The United Nations country team in Bangladesh has identified "marital instability" as a key cause of poverty and "ultra and extreme" poverty among female-headed households. The Bangladesh Planning Commission has said that women are more susceptible to becoming poor after losing a male earning family member due to abandonment or divorce.[14] Women in Bangladesh are especially prone to a form of domestic violence known as acid throwing, in which concentrated acid is thrown onto an individual (usually at the face) with the aims of extreme disfiguration and social isolation. In Bangladesh, women are discriminately targeted: according to one study, from 1999–2009, 68% of acid attack survivors were women/girls.[15]

In 2010, a law against domestic violence was introduced, which defines causing “economic loss” as an act of domestic violence and recognises the right to live in the marital home. The law also empowers courts to provide temporary maintenance to survivors of domestic violence. In 2012, the Law Commission of Bangladesh, supported by the Ministry of Law, Justice and Parliamentary Affairs, completed nationwide research into reforms for Muslim, Hindu, and Christian personal laws. In May 2012, the cabinet approved a bill for optional registration of Hindu marriages. The Ministry of Law, Justice and Parliamentary Affairs is also considering reforms to civil court procedures—especially on issuance of summons that will improve family court efficiency.[16]

Freedom of religion[edit]

Although initially Bangladesh opted for a secular nationalist ideology as embodied in its Constitution, the principle of secularism was subsequently replaced by a commitment to the Islamic way of life through a series of constitutional amendments and government proclamations between 1977 and 1988. The Constitution establishes Islam as the state religion but provides for the right to practice—subject to law, public order, and morality—the religion of one's choice.[17] The Government generally respects this provision in practice.

Intimidation of human rights defenders, journalists, and the opposition[edit]

Voices of opposition are ever more at risk in Bangladesh, as groups who document or speak out against the actions of the government have found themselves increasingly threatened and under attack. On 27 January 2005, Shah Abu Mohamed Shamsul Kibria, former Finance Minister and senior member of the secular Bangladesh Awami League, was assassinated.[18] This followed a 2004 attempt to assassinate the leader of the Awami League, Sheikh Hasina, in a bomb and grenade blast. She survived, but twenty-three members of her party were killed.[19] Other Awami League members, junior and senior alike, have reported harassment and intimidation.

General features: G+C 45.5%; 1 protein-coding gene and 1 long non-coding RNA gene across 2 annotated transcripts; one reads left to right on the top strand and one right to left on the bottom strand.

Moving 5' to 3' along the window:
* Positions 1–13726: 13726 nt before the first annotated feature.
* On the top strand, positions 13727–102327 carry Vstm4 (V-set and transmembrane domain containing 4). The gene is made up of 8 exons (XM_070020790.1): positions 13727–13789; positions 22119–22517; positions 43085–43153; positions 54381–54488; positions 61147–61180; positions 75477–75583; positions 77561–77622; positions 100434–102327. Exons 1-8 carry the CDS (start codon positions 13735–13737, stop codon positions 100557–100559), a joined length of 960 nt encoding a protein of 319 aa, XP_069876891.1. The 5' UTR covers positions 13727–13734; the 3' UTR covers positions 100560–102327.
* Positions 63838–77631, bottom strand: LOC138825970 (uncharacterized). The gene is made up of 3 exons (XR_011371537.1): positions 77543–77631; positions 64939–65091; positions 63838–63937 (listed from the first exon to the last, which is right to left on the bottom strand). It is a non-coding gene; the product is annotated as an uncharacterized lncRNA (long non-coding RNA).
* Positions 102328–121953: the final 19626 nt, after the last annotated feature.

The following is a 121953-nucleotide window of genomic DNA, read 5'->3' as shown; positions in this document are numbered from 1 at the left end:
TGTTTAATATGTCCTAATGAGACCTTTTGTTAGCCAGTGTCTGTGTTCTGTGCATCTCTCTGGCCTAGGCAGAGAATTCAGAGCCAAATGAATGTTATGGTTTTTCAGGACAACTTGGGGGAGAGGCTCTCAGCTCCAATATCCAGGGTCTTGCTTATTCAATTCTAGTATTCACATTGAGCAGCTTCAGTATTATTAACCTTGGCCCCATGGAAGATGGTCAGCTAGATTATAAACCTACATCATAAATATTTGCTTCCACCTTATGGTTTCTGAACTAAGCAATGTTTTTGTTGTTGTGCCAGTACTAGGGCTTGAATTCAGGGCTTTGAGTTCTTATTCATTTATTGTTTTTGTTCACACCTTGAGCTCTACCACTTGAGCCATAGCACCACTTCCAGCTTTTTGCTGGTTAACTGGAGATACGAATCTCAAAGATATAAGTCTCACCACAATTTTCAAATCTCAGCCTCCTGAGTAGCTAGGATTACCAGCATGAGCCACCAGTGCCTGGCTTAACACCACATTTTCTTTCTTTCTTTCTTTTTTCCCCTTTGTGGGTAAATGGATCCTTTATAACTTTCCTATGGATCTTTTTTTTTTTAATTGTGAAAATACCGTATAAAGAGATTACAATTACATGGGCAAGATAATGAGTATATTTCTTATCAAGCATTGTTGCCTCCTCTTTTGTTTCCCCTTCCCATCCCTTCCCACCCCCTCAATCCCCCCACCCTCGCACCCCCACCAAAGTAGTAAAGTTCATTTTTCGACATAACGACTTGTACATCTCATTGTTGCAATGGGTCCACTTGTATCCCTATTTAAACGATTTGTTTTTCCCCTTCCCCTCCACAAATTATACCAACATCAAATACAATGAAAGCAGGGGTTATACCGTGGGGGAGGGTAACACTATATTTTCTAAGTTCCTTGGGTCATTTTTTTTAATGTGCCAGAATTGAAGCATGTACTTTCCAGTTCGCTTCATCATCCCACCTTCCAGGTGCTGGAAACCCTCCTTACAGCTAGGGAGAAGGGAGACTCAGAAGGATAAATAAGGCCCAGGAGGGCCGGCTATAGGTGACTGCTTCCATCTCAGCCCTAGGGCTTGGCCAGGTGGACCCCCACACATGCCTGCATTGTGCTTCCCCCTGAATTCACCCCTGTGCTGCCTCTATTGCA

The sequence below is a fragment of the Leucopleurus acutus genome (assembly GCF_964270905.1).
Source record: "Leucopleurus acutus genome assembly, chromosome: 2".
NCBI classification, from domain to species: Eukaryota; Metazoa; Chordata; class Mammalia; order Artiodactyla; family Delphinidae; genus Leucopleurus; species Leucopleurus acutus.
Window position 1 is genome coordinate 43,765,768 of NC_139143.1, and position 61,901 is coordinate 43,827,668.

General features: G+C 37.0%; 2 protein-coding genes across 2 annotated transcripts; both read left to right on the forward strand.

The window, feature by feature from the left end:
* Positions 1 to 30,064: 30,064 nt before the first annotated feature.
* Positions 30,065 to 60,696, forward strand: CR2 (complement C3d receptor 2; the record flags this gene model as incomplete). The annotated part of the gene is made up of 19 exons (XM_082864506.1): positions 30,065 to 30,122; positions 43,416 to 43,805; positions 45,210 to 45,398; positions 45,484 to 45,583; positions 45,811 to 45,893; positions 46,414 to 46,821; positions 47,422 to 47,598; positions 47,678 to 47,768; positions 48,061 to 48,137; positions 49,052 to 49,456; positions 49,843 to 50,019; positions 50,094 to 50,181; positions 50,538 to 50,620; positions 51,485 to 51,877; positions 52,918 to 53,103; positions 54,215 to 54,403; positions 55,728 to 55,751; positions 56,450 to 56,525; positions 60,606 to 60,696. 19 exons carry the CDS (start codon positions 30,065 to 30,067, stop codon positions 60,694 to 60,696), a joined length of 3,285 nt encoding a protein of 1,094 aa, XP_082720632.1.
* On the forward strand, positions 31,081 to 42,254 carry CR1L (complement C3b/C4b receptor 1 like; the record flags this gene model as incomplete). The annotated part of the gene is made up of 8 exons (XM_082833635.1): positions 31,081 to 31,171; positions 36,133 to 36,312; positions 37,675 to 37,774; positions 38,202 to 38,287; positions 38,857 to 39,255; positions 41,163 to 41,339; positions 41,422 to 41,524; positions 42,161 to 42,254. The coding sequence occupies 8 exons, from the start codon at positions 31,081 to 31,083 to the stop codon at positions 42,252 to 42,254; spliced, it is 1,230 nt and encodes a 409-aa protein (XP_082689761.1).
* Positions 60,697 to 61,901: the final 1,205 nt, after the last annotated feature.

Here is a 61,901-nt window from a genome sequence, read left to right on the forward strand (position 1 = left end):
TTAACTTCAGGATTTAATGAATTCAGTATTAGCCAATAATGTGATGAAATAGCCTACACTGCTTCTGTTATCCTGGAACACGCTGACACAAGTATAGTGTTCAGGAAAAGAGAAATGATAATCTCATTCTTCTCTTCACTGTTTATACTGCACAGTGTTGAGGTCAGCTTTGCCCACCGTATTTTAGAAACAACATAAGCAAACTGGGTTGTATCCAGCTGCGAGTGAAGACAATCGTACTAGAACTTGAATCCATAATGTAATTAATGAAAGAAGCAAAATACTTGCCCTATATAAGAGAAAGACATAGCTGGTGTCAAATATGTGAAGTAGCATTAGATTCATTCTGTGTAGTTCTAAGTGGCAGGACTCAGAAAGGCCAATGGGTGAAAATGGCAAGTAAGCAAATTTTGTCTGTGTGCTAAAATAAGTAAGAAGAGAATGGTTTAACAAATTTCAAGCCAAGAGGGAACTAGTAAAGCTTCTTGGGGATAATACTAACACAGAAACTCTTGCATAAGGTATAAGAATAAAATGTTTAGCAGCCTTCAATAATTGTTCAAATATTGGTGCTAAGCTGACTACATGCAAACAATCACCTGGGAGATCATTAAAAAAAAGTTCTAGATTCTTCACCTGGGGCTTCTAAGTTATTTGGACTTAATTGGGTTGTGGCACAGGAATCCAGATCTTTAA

Human rights organisations also operate under the threat of assault from the authorities and government supporters.[20] On 8 August 2005, a group of BNP[expand acronym] members attacked two human rights activists, who had been investigating torture against an Ahmadi.[10] Journalists face the same fate: for three years, the organisation Reporters sans Frontières, has named Bangladesh the country with the largest number of journalists physically attacked or threatened with death. The government has no intention of protecting journalists, whereas Islamist groups continue to intensify their intimidation of the independent news media.[21]

Bangladeshi journalist, Salah Uddin Shoaib Choudhury, the editor of the Bangladeshi tabloid The Weekly Blitz,[22][23] was imprisoned after writing articles warning about the rise of Islamic radicals, and urging Bangladesh to recognise Israel. Choudhury is facing charges of sedition, treason, blasphemy and espionage since January 2004 for having tried to attend a conference of the Hebrew Writers' Association in Tel Aviv. He violated the Passport Act by attempting to travel to Israel in November 2003. The Act forbids citizens from visiting countries with which Bangladesh does not maintain diplomatic relations. He was beaten and interrogated for 10 days in an attempt to extract a confession that he was spying for Israel. He spent the next 17 months in solitary confinement, and was denied medical treatment for his glaucoma. On intervention of US Congressman Mark Kirk, who spoke to Bangladesh's ambassador to the US, Choudhury was released on bail, though the charges were not dropped.[24] In 2007, House Resolution 64 passed the United States House Committee on Foreign Affairs[25] calling on the government of Bangladesh to drop all charges against Choudhury.